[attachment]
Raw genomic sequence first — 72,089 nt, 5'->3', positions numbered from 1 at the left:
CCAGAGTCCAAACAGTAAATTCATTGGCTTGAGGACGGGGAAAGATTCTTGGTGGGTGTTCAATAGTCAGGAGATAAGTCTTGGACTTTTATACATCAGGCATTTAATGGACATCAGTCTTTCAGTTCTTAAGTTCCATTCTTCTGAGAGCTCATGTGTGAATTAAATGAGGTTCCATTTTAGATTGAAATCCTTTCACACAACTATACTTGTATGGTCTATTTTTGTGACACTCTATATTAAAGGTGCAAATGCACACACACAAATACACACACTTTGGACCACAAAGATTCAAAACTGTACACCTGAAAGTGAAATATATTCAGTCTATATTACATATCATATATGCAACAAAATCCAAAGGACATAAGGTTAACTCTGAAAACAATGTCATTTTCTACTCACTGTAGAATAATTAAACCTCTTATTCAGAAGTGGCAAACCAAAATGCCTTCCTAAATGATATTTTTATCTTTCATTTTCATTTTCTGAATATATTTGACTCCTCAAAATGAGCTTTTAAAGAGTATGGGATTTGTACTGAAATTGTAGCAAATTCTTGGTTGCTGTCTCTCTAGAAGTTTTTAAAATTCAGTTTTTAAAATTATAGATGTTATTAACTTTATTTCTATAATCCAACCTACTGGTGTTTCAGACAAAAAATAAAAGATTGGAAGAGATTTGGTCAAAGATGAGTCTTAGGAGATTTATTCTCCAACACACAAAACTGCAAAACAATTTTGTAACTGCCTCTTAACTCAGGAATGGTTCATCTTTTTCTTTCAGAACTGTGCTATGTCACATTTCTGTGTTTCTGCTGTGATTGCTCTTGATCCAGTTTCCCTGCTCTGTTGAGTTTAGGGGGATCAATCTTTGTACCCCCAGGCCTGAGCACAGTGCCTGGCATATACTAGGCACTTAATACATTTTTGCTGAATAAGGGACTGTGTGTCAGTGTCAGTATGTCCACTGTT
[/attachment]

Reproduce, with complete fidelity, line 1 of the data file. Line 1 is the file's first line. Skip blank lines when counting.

Raw genomic sequence first — 72,089 nt, 5'->3', positions numbered from 1 at the left: